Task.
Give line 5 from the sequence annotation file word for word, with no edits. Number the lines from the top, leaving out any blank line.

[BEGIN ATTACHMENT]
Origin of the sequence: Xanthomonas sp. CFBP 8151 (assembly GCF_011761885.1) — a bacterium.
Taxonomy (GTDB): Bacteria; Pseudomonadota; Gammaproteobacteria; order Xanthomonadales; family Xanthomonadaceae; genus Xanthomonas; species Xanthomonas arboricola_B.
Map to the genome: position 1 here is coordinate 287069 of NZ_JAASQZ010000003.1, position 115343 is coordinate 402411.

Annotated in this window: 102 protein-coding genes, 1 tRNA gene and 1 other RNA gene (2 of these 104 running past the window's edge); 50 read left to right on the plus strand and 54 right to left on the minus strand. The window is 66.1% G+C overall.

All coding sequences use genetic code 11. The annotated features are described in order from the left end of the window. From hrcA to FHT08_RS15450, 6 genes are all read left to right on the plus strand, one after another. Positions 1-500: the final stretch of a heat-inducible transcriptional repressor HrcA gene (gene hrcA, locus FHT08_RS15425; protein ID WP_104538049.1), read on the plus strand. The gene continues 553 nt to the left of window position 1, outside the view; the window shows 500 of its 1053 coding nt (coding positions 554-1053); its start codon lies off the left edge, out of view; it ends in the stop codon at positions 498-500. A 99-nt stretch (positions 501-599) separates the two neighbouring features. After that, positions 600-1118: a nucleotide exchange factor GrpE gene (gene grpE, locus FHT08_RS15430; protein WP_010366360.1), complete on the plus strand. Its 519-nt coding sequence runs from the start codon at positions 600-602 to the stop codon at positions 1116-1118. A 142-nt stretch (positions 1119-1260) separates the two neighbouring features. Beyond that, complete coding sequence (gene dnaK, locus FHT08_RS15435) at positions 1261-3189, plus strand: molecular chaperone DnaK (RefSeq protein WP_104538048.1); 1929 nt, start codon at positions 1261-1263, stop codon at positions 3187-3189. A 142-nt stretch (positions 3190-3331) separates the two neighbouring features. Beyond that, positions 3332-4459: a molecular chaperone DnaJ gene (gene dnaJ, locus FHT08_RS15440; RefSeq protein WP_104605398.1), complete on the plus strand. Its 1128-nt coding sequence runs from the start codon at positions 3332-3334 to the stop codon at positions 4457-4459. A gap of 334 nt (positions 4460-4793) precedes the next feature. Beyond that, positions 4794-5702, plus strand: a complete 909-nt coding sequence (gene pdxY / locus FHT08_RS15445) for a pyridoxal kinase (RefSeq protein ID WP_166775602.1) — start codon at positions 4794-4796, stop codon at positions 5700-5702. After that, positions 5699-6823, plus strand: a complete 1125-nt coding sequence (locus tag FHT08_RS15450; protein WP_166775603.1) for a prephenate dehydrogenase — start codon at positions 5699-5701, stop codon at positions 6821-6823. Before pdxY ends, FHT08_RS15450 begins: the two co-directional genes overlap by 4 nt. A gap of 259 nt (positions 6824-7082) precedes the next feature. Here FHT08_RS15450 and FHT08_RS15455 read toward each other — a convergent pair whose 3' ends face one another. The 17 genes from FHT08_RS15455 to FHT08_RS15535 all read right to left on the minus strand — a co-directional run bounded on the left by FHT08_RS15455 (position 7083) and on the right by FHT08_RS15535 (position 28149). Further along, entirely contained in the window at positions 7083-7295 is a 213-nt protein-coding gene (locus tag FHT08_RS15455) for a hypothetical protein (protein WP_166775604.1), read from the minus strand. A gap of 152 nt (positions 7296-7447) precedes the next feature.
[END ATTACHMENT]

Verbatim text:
All coding sequences use genetic code 11. The annotated features are described in order from the left end of the window. From hrcA to FHT08_RS15450, 6 genes are all read left to right on the plus strand, one after another. Positions 1-500: the final stretch of a heat-inducible transcriptional repressor HrcA gene (gene hrcA, locus FHT08_RS15425; protein ID WP_104538049.1), read on the plus strand. The gene continues 553 nt to the left of window position 1, outside the view; the window shows 500 of its 1053 coding nt (coding positions 554-1053); its start codon lies off the left edge, out of view; it ends in the stop codon at positions 498-500. A 99-nt stretch (positions 501-599) separates the two neighbouring features. After that, positions 600-1118: a nucleotide exchange factor GrpE gene (gene grpE, locus FHT08_RS15430; protein WP_010366360.1), complete on the plus strand. Its 519-nt coding sequence runs from the start codon at positions 600-602 to the stop codon at positions 1116-1118. A 142-nt stretch (positions 1119-1260) separates the two neighbouring features. Beyond that, complete coding sequence (gene dnaK, locus FHT08_RS15435) at positions 1261-3189, plus strand: molecular chaperone DnaK (RefSeq protein WP_104538048.1); 1929 nt, start codon at positions 1261-1263, stop codon at positions 3187-3189. A 142-nt stretch (positions 3190-3331) separates the two neighbouring features. Beyond that, positions 3332-4459: a molecular chaperone DnaJ gene (gene dnaJ, locus FHT08_RS15440; RefSeq protein WP_104605398.1), complete on the plus strand. Its 1128-nt coding sequence runs from the start codon at positions 3332-3334 to the stop codon at positions 4457-4459. A gap of 334 nt (positions 4460-4793) precedes the next feature. Beyond that, positions 4794-5702, plus strand: a complete 909-nt coding sequence (gene pdxY / locus FHT08_RS15445) for a pyridoxal kinase (RefSeq protein ID WP_166775602.1) — start codon at positions 4794-4796, stop codon at positions 5700-5702. After that, positions 5699-6823, plus strand: a complete 1125-nt coding sequence (locus tag FHT08_RS15450; protein WP_166775603.1) for a prephenate dehydrogenase — start codon at positions 5699-5701, stop codon at positions 6821-6823. Before pdxY ends, FHT08_RS15450 begins: the two co-directional genes overlap by 4 nt. A gap of 259 nt (positions 6824-7082) precedes the next feature. Here FHT08_RS15450 and FHT08_RS15455 read toward each other — a convergent pair whose 3' ends face one another. The 17 genes from FHT08_RS15455 to FHT08_RS15535 all read right to left on the minus strand — a co-directional run bounded on the left by FHT08_RS15455 (position 7083) and on the right by FHT08_RS15535 (position 28149). Further along, entirely contained in the window at positions 7083-7295 is a 213-nt protein-coding gene (locus tag FHT08_RS15455) for a hypothetical protein (protein WP_166775604.1), read from the minus strand. A gap of 152 nt (positions 7296-7447) precedes the next feature.